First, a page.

WWII-75

The Problem of Post Hoc Ethics
The Problem of Post Hoc Ethics

In May, I had the wonderful opportunity to teach a week-long introduction to Christian ethics class at New Orleans Baptist…

Stauffenberg and Tresckow: Consciences in Revolt
Valkyrie Revisited​: Stauffenberg and Tresckow, Consciences in Revolt

Last month marked the seventy-fifth anniversary of the failed bombing intended to assassinate the German Führer Adolf Hitler at his…

And Still They Came: Reflections on Normandy and the Holiness of Sacrifice
And Still They Came: Reflections on Normandy and the Holiness of Sacrifice

I was honored to offer the invocation at Colleville-sur-Mer, France, for the seventy-fifth D-Day anniversary memorial ceremony on June 6, 2019. This, of course, is the town name of the place that many Americans know simply by the more infamous moniker of Omaha Beach.

An American Airman in Oxford: Reflections on D-Day, Major John Howard, and the US-UK Alliance
An American Airman in Oxford: Reflections on D-Day, Major John Howard, and the US-UK Alliance

Veterans of the Oxfordshire and Buckinghamshire Light Infantry Regiment, more commonly known simply as the “Ox and Bucks,” hosted our small US military contingent. The locus for the day’s ceremony was the gravesite of Major John Howard, commander of D Company of the Ox and Bucks.

An Ecumenical Consensus: A Moral Calling for International Engagement
An Ecumenical Consensus

In this article, originally published on July 26, 1943, in Christianity and Crisis, John C. Bennett praises the document “The Church and International Reconstruction” issued by the World Council of Churches. He notes that it unequivocally supports public engagement by the Church, organized worldwide political interaction, and consistent condemnation of national shortcomings for all countries, not merely those most culpable.

Some Soils and Seeds of Isolationism
Some Soils and Seeds of Isolationism

Isolation may be impractical, but its appeal is very understandable. In this article, originally published on June 14, 1943, in Christianity and Crisis, Charles Gilkey presents six influences upon this school of thought, and emphasizes the importance of giving primacy to the opinion of returning veterans in defining future U.S. foreign policy.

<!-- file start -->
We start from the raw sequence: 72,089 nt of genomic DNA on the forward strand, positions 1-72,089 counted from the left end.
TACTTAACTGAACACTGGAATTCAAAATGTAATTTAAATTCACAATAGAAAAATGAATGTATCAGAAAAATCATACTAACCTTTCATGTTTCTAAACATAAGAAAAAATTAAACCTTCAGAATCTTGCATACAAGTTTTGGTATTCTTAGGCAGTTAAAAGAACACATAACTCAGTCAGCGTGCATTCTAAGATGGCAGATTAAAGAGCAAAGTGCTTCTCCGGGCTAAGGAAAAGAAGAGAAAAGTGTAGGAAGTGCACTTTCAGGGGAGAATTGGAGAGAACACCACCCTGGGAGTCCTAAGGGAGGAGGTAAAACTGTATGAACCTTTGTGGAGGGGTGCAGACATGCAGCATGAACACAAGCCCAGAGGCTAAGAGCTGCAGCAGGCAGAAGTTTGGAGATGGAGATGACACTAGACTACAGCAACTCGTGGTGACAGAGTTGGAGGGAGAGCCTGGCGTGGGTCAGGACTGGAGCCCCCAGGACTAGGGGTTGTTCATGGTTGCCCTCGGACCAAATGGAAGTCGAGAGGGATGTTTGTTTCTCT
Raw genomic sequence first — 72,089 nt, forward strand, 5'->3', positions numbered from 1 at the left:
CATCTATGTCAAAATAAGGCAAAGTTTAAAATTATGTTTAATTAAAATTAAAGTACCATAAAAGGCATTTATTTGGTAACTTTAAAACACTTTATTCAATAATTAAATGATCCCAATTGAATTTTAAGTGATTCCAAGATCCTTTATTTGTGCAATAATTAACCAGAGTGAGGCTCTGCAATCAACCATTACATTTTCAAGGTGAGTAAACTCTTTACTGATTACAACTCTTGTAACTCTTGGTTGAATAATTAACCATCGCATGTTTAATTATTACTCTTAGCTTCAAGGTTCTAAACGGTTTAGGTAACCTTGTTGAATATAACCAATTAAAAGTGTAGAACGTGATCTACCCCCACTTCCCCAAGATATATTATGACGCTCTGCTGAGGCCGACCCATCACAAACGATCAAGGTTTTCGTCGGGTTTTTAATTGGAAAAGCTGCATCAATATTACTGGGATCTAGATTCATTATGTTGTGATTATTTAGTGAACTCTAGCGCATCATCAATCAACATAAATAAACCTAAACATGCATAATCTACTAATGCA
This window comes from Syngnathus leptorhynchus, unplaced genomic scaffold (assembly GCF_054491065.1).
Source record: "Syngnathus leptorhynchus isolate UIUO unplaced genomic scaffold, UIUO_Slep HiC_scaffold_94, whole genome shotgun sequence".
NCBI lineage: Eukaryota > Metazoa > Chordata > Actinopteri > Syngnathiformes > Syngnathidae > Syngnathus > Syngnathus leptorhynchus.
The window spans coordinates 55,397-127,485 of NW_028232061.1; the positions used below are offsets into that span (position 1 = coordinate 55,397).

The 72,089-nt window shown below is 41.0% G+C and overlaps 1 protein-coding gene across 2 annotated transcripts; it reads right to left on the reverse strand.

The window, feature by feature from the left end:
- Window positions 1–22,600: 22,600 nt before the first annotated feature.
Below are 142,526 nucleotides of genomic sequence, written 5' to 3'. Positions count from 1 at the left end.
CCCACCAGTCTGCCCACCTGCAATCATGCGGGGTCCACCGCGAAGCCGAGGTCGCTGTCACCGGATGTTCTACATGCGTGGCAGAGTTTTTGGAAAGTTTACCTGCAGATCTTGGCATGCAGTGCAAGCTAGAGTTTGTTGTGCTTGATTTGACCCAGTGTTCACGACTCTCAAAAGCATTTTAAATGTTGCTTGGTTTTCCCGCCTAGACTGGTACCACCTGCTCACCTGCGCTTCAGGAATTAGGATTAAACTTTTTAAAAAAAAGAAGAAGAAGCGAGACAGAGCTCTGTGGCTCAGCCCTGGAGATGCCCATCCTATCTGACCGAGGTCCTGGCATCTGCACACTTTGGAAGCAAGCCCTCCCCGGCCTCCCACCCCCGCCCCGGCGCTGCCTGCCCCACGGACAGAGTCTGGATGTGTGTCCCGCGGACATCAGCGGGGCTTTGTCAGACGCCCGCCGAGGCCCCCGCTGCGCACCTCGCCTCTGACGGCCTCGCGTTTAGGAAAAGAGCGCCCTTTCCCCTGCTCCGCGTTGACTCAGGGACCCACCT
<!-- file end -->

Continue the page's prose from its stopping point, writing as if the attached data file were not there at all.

British and American Approaches to the Peace

Providence continues to look back at how American Christians thought through the challenges of World War II 75 years ago. In this article that Christianity & Crisis originally published on May 17, 1943, Henry P. Van Dusen proclaims that the postwar peace would rely on international consensus.

American Power and World Responsibility
American Power and World Responsibility

The United States’ involvement in two world wars indicates clearly that American isolationism is at a practical end, Reinhold Niebuhr asserts in this article, originally published on April 5, 1943 in Christianity and Crisis. Working toward international integration is a national responsibility – morally and in the interests of security. Alliances depend on the will of their members; it is no different for the United States. Niebuhr also warns of a new danger: a unilateral “imperialist” American military establishment, simultaneously preoccupied with hegemony and unconcerned with the rest of the world.

Manger, Cross and Resurrection: The Habit of Repentance
The Manger, The Cross and The Resurrection: A Christian Interpretation of Our Time

Ironically, it is possible to boast of one’s humility. In this article, originally published in Christianity and Crisis on April 19, 1943, Paul Ramsey aims to explain why. While Ramsey advocates constant repentance as a logical consequence of a Christian self-evaluation and imperfect humanity, he portrays such repentance as moral hygiene rather than attitude. He avoids the divestment camp, which prioritizes a clear conscience over achieving moral good at the cost of personal iniquity. In its most essential form, this is repentance for our assumption of righteousness.